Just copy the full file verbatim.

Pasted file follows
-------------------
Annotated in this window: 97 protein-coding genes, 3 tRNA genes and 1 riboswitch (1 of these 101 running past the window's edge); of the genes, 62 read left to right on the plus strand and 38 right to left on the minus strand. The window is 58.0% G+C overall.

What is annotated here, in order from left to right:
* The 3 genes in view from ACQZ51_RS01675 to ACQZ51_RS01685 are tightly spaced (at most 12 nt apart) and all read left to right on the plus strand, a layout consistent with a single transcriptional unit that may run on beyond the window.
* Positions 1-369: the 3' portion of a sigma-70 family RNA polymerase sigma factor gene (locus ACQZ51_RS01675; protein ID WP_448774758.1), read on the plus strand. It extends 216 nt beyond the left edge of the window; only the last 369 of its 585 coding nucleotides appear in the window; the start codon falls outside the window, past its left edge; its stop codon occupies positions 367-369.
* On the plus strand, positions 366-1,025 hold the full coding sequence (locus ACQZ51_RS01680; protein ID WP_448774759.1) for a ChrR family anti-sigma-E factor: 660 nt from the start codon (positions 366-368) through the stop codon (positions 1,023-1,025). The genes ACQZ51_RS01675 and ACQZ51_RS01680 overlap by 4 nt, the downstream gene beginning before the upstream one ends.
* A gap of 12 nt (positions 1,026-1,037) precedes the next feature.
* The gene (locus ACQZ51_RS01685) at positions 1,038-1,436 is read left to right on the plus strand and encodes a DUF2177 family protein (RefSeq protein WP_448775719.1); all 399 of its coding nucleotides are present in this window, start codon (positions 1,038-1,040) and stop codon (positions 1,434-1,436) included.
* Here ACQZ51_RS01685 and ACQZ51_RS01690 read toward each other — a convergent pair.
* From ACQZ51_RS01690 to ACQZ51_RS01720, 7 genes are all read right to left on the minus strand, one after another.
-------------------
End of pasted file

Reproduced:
Annotated in this window: 97 protein-coding genes, 3 tRNA genes and 1 riboswitch (1 of these 101 running past the window's edge); of the genes, 62 read left to right on the plus strand and 38 right to left on the minus strand. The window is 58.0% G+C overall.

What is annotated here, in order from left to right:
* The 3 genes in view from ACQZ51_RS01675 to ACQZ51_RS01685 are tightly spaced (at most 12 nt apart) and all read left to right on the plus strand, a layout consistent with a single transcriptional unit that may run on beyond the window.
* Positions 1-369: the 3' portion of a sigma-70 family RNA polymerase sigma factor gene (locus ACQZ51_RS01675; protein ID WP_448774758.1), read on the plus strand. It extends 216 nt beyond the left edge of the window; only the last 369 of its 585 coding nucleotides appear in the window; the start codon falls outside the window, past its left edge; its stop codon occupies positions 367-369.
* On the plus strand, positions 366-1,025 hold the full coding sequence (locus ACQZ51_RS01680; protein ID WP_448774759.1) for a ChrR family anti-sigma-E factor: 660 nt from the start codon (positions 366-368) through the stop codon (positions 1,023-1,025). The genes ACQZ51_RS01675 and ACQZ51_RS01680 overlap by 4 nt, the downstream gene beginning before the upstream one ends.
* A gap of 12 nt (positions 1,026-1,037) precedes the next feature.
* The gene (locus ACQZ51_RS01685) at positions 1,038-1,436 is read left to right on the plus strand and encodes a DUF2177 family protein (RefSeq protein WP_448775719.1); all 399 of its coding nucleotides are present in this window, start codon (positions 1,038-1,040) and stop codon (positions 1,434-1,436) included.
* Here ACQZ51_RS01685 and ACQZ51_RS01690 read toward each other — a convergent pair.
* From ACQZ51_RS01690 to ACQZ51_RS01720, 7 genes are all read right to left on the minus strand, one after another.